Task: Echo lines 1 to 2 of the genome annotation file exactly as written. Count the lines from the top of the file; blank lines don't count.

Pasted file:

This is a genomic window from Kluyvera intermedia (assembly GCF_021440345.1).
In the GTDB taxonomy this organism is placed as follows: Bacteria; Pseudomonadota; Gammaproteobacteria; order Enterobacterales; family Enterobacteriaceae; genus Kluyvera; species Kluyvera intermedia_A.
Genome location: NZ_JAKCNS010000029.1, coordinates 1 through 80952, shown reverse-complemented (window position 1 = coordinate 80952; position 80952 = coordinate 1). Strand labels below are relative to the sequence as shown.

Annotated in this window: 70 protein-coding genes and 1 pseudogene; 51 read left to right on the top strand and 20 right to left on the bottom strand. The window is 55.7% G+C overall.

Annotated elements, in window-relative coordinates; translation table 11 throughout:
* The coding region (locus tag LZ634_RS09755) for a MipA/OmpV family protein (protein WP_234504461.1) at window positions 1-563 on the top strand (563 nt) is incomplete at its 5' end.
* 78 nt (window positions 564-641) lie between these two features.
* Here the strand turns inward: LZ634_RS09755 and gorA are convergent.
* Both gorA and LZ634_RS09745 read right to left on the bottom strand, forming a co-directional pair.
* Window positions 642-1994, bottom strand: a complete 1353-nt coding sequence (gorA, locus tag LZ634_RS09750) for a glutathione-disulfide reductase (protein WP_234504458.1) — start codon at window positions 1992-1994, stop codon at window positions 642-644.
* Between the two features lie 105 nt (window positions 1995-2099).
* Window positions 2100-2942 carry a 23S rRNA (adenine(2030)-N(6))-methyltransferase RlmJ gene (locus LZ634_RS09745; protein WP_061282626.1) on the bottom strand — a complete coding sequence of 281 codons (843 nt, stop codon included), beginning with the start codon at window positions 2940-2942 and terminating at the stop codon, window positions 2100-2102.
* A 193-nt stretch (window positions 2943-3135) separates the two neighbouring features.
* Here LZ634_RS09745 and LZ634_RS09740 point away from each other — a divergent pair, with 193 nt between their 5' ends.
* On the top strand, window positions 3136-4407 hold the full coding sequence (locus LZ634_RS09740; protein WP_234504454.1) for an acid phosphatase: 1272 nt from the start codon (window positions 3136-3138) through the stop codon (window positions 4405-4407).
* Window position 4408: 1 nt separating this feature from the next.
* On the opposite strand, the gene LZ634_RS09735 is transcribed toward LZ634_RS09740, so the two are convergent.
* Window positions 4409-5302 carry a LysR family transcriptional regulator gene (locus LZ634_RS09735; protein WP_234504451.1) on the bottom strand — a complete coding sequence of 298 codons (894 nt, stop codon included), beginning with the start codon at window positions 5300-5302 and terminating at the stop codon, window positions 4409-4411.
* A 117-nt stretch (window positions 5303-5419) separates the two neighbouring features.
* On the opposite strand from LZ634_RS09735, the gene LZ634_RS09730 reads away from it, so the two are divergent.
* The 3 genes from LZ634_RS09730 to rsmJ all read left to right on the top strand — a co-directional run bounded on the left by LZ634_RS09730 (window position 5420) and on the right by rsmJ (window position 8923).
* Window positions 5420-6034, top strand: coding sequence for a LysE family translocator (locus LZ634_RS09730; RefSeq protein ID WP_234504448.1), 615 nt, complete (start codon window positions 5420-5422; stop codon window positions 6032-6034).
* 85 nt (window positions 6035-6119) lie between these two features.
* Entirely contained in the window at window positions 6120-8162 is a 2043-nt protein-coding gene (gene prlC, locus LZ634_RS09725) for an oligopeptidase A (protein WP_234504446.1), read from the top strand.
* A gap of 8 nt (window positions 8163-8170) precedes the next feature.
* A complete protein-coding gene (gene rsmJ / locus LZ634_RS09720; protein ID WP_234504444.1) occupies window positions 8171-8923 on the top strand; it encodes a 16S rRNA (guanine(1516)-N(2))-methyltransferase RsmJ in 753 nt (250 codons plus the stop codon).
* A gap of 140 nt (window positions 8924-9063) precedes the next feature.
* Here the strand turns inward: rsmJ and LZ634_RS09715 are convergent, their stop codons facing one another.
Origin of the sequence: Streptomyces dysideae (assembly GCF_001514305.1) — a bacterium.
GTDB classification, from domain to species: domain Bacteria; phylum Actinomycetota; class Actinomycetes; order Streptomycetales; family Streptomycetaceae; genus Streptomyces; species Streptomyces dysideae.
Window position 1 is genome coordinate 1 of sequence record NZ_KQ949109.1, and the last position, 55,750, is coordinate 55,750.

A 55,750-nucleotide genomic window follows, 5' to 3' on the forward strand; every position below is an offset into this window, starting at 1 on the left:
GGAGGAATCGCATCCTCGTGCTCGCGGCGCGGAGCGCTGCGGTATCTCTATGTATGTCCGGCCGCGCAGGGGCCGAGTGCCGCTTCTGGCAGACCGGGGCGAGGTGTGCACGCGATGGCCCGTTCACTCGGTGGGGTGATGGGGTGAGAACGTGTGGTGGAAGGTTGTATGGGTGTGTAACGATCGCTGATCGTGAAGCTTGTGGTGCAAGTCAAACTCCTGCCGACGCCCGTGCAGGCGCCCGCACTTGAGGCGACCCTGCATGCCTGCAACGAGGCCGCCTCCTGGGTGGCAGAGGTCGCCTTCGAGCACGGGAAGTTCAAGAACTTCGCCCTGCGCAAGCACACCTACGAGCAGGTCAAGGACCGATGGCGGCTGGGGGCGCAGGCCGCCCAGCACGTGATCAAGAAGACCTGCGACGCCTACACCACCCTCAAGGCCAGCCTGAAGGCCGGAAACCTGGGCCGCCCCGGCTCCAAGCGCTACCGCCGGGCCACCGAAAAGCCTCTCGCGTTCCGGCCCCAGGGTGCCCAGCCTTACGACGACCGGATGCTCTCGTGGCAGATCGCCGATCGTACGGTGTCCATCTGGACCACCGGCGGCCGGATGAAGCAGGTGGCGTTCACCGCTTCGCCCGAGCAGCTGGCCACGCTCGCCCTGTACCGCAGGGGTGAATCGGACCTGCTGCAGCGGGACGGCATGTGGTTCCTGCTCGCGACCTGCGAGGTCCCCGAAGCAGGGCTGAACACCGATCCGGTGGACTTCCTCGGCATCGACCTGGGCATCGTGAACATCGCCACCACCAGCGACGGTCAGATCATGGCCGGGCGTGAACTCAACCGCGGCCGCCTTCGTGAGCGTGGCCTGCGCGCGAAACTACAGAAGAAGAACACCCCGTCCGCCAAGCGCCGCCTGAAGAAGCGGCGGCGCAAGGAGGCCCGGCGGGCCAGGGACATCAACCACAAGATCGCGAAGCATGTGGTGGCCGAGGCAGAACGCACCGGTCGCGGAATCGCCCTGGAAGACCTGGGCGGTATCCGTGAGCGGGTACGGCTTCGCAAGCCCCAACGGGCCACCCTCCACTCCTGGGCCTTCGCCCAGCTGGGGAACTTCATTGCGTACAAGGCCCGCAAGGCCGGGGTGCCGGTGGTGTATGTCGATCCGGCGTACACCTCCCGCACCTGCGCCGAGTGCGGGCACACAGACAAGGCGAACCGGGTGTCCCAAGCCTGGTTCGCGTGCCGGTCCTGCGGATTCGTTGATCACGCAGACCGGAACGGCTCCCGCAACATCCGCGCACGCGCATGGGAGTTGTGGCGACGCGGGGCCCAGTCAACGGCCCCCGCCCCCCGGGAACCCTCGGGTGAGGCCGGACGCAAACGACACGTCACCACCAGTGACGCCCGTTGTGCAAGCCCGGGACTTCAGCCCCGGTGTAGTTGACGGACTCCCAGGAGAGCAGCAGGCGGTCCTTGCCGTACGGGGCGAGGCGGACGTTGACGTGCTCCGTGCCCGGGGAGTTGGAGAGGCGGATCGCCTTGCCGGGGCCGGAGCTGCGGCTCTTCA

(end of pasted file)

This is a genomic window from Kluyvera intermedia (assembly GCF_021440345.1).
In the GTDB taxonomy this organism is placed as follows: Bacteria; Pseudomonadota; Gammaproteobacteria; order Enterobacterales; family Enterobacteriaceae; genus Kluyvera; species Kluyvera intermedia_A.